2021 年 2021 巻 11 号 p. 234-244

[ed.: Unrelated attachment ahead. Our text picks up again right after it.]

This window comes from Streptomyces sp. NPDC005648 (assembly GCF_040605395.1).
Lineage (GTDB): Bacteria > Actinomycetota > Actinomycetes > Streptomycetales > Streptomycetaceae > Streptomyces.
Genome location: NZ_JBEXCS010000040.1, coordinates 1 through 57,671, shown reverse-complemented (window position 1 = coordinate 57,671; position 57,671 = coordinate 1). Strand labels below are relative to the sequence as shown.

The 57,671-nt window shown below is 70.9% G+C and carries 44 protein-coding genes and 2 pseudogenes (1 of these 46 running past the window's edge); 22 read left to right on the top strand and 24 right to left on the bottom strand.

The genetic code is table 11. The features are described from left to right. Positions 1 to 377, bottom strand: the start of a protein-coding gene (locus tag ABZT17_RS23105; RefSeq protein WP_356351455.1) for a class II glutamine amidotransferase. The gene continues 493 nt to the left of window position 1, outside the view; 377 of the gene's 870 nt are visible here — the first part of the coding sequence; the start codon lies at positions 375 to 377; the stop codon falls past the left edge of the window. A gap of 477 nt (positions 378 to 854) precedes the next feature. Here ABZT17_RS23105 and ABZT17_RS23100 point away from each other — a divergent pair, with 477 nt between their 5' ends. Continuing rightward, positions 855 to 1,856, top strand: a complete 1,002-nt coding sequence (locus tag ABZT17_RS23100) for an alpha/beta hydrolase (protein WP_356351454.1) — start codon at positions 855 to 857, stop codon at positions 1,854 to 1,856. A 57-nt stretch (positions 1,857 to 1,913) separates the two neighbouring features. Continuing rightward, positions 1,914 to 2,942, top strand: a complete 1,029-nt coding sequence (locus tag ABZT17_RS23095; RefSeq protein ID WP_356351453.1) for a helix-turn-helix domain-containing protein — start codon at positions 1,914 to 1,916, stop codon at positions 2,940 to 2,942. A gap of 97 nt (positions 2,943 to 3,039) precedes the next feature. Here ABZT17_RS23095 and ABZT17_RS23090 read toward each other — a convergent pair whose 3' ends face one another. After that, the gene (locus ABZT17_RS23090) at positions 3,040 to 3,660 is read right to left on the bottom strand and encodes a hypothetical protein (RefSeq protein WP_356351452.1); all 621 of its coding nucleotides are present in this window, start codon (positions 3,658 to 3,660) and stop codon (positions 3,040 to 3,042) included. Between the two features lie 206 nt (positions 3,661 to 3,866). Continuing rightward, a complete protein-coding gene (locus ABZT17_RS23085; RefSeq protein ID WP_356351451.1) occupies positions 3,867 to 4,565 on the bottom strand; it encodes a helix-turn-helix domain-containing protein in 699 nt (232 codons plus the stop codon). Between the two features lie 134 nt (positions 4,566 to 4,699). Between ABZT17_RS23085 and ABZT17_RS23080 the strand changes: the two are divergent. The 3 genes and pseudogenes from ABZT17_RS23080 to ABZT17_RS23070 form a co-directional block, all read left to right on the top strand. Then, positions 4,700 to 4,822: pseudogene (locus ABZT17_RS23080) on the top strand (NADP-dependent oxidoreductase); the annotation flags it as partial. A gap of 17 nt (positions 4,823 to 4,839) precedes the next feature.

This paper revisits the debate on urbanism by clarifying how people living in Asian megacities construct personal networks to maintain or improve the quality of their urban lives. It focuses on personal networks utilised as individual’s risk response in Asian megacities, where more dynamic urbanisation progress, with a different cultural background to western societies. Using a common questionnaire, middle- and lower-class residents of Bangkok, Shanghai and Tokyo were surveyed. The analysis revealed that the structure of personal support networks differs depending on individual’s status (middle or lower classes) in Bangkok and Shanghai, and that people’s re-embedding into community can be observed in kinship in Shanghai, local communities in Bangkok, and association communities in Tokyo. The result suggests urban life in East Asian megacities does not follow a gradual linear progression of individualisation but has developed in a unique manner. The correlations of self-assessed life satisfaction with the size of enacted and perceived support networks were not clearly found, though with the quality (physical and psychological intimacy) of perceived networks with family members show a positive correlation in all surveyed cities. The given traditional relationship, kinships in particular, people are embedded in are likely the core of individual’s life, even though who are included there varies in three cities. It can be seen as a characteristic of East Asian urbanisation, yet further research is required to distinguish between the impact of the factors of urbanisation and local contexts.